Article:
"Globe Clotters" & "Riverdance" Choreographed by Jim Sirois
Set Design by Mockingbird
Lighting Engineer North Shore Lights And Sound
Sound Engineer Ric Schapero
> Stage Manager Ben Perkins
Lupe..Mariana de Ezcurra-Diskes
Chris Lawnsby or Danny Sullivan
Zach Field or Peter Stewart
Judging on last Sunday, "The Blue Hair Troupe" has found its audience. The tremont Theatre was well-filled, mostly with "people of uncertain age," a large sprinkling of them wearing red hats. The cast --- blue-haired, grey-bearded, and/or bald --- also of uncertain age, were all experienced actors pretending to be old, infirm, and fogetful. Their short skits and song-segments were familiar tunes from the past, with re-jiggered lyrics involving conditions, ailments or medicines (Metamucil, Maalox, etc.). The technique owes a lot to the parodies in MAD Magazine. A song about "All That AZZ(thma!)" is a good example.
Devised and Directed by Company Manager Andrew Diskes, the troupe turns the theatre into "The Rula Lenska Acting School" presenting their annual graduate recital at a retirement village near you. (The show, perhaps smaller, shorter, and tighter, could indeed tour such places with great success.) The women wear ghastly boufant wigs, they all wear loud polyester, and they exaggerate their infirmities as broadly as possible. (Watch a lady try for the third time to remember the lyrics to "Try to Remember"!) But their acting style everywhere is as broad as possible.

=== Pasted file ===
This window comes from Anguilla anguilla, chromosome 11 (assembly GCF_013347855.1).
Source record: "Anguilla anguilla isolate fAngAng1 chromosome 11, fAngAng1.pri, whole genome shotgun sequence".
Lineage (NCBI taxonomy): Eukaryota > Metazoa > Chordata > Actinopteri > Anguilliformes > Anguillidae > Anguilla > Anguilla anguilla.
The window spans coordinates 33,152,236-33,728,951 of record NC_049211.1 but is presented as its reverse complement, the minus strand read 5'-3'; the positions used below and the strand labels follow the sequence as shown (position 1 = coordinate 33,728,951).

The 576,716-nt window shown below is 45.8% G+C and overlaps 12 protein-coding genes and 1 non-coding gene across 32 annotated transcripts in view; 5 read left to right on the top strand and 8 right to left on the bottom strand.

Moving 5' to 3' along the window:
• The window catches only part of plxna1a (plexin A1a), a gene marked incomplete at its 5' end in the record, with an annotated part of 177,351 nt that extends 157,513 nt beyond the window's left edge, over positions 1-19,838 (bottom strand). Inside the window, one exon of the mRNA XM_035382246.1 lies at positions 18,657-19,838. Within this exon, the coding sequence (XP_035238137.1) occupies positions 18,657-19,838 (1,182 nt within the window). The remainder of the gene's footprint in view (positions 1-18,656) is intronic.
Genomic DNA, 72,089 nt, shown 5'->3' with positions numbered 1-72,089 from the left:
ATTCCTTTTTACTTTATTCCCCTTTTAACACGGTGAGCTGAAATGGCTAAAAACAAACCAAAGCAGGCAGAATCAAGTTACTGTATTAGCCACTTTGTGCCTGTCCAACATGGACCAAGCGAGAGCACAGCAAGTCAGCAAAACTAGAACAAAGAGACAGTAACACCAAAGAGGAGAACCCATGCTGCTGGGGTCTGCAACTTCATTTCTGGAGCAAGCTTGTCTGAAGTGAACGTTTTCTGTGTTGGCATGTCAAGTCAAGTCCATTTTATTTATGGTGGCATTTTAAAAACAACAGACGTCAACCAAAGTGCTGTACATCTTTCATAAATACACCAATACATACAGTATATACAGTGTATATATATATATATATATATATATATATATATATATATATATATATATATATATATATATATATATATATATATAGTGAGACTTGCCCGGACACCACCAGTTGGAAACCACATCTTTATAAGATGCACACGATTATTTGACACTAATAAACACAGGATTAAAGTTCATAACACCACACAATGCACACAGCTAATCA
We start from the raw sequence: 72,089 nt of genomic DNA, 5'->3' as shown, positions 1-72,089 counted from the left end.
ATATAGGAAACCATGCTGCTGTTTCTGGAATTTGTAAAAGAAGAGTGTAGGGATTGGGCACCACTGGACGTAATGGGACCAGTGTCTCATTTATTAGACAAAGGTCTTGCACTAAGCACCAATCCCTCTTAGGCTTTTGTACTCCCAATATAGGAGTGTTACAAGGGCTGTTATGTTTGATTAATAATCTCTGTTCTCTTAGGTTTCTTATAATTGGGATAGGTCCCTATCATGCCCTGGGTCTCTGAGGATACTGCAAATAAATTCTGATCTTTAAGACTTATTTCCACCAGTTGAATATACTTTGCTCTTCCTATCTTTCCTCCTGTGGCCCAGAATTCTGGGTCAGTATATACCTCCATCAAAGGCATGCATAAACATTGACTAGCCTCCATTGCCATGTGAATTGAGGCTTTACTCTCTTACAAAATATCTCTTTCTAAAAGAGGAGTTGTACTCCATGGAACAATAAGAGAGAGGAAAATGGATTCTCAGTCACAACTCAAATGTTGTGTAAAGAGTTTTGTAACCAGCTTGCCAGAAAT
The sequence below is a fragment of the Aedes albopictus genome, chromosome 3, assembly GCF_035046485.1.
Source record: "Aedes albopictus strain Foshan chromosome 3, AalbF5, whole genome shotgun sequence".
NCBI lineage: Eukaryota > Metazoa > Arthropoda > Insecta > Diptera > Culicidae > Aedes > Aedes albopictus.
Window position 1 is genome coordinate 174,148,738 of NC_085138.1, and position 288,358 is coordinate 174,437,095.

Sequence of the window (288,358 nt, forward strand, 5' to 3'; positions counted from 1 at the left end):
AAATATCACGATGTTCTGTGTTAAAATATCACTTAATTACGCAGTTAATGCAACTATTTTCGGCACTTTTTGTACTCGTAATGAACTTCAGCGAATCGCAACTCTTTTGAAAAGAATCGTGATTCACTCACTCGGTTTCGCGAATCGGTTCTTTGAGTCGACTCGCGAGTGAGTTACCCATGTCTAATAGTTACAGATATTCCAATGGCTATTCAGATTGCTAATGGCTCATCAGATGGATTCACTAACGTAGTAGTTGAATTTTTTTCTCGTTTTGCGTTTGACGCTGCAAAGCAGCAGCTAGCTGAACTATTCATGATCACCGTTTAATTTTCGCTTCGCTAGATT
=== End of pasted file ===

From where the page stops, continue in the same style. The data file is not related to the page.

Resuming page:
The standard routine is a "medley" of, for instance, songs from the '60s, or the '70s. Most songs barely get started before they run into parody. Many are send-ups of t-v commercials for wonder-drugs. There's a two- or three-song send-up of "West Side Story" and a clog-dancing version of "Riverdance" that retain all the power of the originals.
Despite their pretense of infirmities and their belt-it-out gags and "Catch That Joke?" winks, this is a crackerjack cast enjoying themselves. The subtext is "Watch us old bats pretend to be old bats!" --- up until a ringing finale when the entire cast flings away all pretense to sing, full-out, Grandma's anthem from "Pippin" insisting that all they want, after 67 years, is "sixty-seven more!"